But Selke’s image took a hit, when he chose to join RB Leipzig in 2.Liga instead of playing top flight football in Bremen. This season at RB Leipzig, a team that’s playing with a single striker, Selke failed to beat out Yussuf Poulsen for that one spot, because the Dane played well and RB was winning. A lot of fans and journalists weren’t too happy when Preetz broke Hertha’s transfer record (8.5 million) for a substitute. But those who watched Selke at the Olympics and paid attention to his 16/17 numbers (4 goals in 430 minutes) know that he’s actually brutally undervalued at that price point.
Brooks can arguably replaced by this year’s breakout star starlet Jordan Torunarigha, by contrast Hertha’s goal getters Kalou & Ibisevic aren’t getting any younger while Julian Schieber and Sami Allagui are on their way out. I guess it was a good call by Preetz and Dardai, who have basically traded two years of Brooks for Selke plus roughly 9 million in cash Next season Hertha will play an extra six games in the UEL Group Stage, so the signing of Ingolstadt’s offensive all-rounder Mathew Leckie for 3 million might come in handy down the stretch.
As a Hertha fan, I really appreciate that the major deals are already done and Hertha’s preseason preparations won’t be disturbed by transfer rumors. Moreover, Dardai gets to work with Selke for the entire off-season. The Hungarian will have plenty of time to work on those two striker lineups (Ibisevic & Selke up front), that Dardai is planning to use 17/18. It’s a risky move to go big with two strikers in a league where everybody plays a single striker (that is often a false nine). But if this Selke and Ibisevic combo works out as intended (think Higuain and Mandzukic at Juventus), the Hungarian wizard really deserves a monument.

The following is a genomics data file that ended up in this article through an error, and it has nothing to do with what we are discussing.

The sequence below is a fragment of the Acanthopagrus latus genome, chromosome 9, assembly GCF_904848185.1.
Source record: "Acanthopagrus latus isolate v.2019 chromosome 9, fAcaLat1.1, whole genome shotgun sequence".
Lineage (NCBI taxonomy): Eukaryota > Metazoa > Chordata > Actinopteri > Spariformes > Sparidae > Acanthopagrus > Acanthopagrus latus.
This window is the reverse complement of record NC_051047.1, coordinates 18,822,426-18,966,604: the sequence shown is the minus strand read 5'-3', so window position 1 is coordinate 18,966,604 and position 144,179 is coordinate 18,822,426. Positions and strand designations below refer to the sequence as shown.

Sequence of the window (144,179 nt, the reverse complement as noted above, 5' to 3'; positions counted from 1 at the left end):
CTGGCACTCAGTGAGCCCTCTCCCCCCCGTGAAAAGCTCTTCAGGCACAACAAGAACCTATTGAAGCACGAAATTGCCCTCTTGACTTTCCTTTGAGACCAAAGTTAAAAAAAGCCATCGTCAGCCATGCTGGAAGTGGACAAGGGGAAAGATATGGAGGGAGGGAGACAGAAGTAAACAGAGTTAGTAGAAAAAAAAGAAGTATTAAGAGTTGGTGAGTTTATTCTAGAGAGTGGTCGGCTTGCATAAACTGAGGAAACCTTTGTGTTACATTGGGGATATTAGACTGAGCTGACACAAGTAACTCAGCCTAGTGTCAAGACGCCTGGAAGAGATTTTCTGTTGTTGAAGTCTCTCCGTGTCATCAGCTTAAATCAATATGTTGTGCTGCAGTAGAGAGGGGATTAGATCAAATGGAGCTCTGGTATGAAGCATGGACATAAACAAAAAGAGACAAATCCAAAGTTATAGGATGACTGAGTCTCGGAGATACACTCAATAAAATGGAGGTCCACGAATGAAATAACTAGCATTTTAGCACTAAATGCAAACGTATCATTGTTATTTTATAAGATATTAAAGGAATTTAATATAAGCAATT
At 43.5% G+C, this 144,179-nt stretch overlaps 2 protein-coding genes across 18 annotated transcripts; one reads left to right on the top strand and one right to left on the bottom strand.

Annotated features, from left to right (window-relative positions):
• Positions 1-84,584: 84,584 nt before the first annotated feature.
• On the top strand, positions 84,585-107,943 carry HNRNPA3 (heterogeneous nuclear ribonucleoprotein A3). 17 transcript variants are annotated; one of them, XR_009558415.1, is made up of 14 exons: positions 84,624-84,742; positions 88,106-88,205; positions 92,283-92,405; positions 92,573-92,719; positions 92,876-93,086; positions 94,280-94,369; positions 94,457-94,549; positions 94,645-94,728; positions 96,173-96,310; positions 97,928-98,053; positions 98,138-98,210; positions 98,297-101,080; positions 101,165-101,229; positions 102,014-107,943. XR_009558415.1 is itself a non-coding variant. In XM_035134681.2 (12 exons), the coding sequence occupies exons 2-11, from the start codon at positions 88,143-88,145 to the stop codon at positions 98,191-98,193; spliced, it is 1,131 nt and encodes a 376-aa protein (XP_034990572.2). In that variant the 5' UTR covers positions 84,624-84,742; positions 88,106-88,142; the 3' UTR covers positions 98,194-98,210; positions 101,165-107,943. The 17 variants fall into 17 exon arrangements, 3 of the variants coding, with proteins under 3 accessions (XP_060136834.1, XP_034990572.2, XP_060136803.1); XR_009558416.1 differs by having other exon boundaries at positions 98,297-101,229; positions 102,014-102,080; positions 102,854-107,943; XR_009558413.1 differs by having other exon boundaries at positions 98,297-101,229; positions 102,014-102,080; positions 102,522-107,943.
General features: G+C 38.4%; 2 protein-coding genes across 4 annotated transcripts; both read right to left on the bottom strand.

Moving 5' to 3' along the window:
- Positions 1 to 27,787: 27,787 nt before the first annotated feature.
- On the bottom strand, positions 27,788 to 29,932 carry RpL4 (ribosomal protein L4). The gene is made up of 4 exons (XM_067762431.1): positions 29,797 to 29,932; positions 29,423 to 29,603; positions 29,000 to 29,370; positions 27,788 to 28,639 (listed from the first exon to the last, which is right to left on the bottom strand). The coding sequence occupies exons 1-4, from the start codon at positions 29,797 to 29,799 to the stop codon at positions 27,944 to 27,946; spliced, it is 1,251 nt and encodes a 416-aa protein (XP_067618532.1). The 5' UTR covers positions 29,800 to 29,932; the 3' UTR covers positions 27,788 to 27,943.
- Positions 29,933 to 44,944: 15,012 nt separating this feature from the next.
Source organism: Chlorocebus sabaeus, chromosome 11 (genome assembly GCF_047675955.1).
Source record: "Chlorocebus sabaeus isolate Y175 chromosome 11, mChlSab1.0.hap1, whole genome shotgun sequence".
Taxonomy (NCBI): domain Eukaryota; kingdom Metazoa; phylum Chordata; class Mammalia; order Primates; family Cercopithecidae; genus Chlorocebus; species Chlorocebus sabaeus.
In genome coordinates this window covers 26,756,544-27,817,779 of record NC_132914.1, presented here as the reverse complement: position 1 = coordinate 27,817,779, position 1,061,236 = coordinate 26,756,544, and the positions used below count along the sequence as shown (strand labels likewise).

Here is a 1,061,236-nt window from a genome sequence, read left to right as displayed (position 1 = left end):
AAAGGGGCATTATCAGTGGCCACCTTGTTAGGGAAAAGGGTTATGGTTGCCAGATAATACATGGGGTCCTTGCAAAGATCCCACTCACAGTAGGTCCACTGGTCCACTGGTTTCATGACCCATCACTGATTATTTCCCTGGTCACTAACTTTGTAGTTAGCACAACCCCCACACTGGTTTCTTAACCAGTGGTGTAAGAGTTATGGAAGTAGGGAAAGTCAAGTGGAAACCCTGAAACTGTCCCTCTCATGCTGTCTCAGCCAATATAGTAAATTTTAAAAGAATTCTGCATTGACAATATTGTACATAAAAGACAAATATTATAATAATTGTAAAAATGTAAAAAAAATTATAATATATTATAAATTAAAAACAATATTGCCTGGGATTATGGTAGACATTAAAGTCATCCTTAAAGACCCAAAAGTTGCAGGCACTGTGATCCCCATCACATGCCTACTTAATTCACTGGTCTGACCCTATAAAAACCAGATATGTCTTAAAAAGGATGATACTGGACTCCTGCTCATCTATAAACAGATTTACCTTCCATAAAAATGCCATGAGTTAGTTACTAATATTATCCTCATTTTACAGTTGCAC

Player of the Season
Marvin Plattenhardt. It’s tough to pick just one player. Goalkeeper Rune Jarstein played incredibly well, Ibisevic was the top scorer, while Langkamp & Brooks also deserve a lot of praise. But throughout the whole season, it was Left Back Plattenhardt who impressed me the most.
Yes, he does score beautiful free kicks goals but that’s not really what makes him so valuable. Plattenhardt corner kicks and crosses are crucial for Hertha’s attack and his runs provide width. On top of that “@Platte21” does a great job at the back, despite his offensive work rate. It was long overdue for Jogi Löw to finally call him up. Many Hertha fans feared that Plattenhardt would be the next Marcel Schmelzer, a player whose solid to great performances never impressed Jogi. Even though it’s “just” the Confed Cup reserve team, it’s great to see a Hertha BSC player suit for Germany again, because the club hasn’t had one since Arne Friedrich left.
Away games were a problem and the Rückrunde results weren’t pretty. That being said, Bundesliga clubs can only be judged based on their financial background, so all Hertha fans could have expected was a Top 10 finish. Dardai, Preetz, the men’s squad, the academy and everybody else working for the the club have done an amazing job on all levels.
Latest posts by Max Regenhuber (see all)
- 2016-17 Report Cards: Hertha Berlin - June 9, 2017
- Falling Behind? A Bundesliga-in-Europe Preview for 2017-18 - June 2, 2017
- Bundesliga in Europe, 2016-17 Report Card: A Season to Forget - May 3, 2017